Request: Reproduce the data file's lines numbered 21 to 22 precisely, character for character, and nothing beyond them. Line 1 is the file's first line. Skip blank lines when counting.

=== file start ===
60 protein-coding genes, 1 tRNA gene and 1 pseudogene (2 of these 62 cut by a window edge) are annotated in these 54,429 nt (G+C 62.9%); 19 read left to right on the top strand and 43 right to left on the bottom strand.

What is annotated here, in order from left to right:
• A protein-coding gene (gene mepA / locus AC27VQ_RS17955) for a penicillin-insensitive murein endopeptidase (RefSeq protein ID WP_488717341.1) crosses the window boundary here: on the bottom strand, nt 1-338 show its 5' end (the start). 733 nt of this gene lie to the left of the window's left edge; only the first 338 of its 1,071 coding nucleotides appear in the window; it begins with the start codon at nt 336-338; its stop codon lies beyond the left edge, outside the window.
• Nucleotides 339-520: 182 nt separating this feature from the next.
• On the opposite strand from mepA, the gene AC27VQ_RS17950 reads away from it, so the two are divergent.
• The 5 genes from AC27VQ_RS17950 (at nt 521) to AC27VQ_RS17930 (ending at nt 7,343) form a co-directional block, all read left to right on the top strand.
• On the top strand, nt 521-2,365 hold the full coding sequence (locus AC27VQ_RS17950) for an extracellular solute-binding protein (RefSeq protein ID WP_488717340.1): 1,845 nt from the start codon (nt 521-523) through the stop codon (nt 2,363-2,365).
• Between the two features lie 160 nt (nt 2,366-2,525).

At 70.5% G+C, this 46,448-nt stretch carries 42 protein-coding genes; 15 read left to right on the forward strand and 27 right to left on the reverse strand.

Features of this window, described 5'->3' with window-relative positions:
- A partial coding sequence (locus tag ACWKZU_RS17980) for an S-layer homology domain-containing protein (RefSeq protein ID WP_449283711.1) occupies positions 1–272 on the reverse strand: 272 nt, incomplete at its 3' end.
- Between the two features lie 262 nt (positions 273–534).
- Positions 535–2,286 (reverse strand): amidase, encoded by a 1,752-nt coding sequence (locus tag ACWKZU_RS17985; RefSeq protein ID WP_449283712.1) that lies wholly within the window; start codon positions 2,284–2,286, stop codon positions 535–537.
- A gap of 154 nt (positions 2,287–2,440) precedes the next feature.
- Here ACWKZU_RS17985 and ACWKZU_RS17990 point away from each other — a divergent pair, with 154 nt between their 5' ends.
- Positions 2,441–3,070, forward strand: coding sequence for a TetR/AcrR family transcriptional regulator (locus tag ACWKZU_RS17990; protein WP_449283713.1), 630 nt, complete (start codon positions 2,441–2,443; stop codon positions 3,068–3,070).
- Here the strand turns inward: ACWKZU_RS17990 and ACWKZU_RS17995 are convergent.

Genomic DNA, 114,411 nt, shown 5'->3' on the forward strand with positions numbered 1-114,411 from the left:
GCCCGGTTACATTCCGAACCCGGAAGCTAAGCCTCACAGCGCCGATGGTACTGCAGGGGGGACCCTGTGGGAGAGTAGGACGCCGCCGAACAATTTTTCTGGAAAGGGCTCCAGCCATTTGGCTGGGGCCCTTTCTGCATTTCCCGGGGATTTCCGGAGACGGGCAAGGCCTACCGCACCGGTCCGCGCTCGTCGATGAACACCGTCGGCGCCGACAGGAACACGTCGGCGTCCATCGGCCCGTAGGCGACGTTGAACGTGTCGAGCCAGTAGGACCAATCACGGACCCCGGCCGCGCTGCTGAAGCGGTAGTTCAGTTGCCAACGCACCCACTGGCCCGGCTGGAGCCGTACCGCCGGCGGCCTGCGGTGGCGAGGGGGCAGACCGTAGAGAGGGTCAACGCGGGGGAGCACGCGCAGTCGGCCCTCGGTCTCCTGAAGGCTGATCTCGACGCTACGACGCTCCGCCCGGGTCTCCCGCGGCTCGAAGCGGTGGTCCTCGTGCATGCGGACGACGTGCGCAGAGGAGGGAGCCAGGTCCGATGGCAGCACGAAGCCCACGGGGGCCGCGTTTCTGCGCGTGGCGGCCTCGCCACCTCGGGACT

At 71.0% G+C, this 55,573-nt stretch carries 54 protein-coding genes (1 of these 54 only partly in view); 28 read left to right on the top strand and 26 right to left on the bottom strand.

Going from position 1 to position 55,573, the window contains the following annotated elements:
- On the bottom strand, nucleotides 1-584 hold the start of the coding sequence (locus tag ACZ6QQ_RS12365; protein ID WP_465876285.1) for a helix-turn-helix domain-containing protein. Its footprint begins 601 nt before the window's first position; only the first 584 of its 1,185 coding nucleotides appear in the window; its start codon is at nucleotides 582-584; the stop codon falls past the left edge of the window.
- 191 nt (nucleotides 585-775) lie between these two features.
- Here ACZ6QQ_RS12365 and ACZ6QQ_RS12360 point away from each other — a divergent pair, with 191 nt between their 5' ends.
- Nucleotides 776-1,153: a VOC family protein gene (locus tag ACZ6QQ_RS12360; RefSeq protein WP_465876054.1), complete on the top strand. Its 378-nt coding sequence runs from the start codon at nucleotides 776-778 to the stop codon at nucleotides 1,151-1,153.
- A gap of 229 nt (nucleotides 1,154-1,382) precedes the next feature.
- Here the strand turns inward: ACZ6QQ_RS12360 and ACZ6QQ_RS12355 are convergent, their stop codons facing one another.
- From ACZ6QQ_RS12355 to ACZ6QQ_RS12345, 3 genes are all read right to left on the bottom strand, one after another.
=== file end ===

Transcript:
Going from position 1 to position 55,573, the window contains the following annotated elements:
- On the bottom strand, nucleotides 1-584 hold the start of the coding sequence (locus tag ACZ6QQ_RS12365; protein ID WP_465876285.1) for a helix-turn-helix domain-containing protein. Its footprint begins 601 nt before the window's first position; only the first 584 of its 1,185 coding nucleotides appear in the window; its start codon is at nucleotides 582-584; the stop codon falls past the left edge of the window.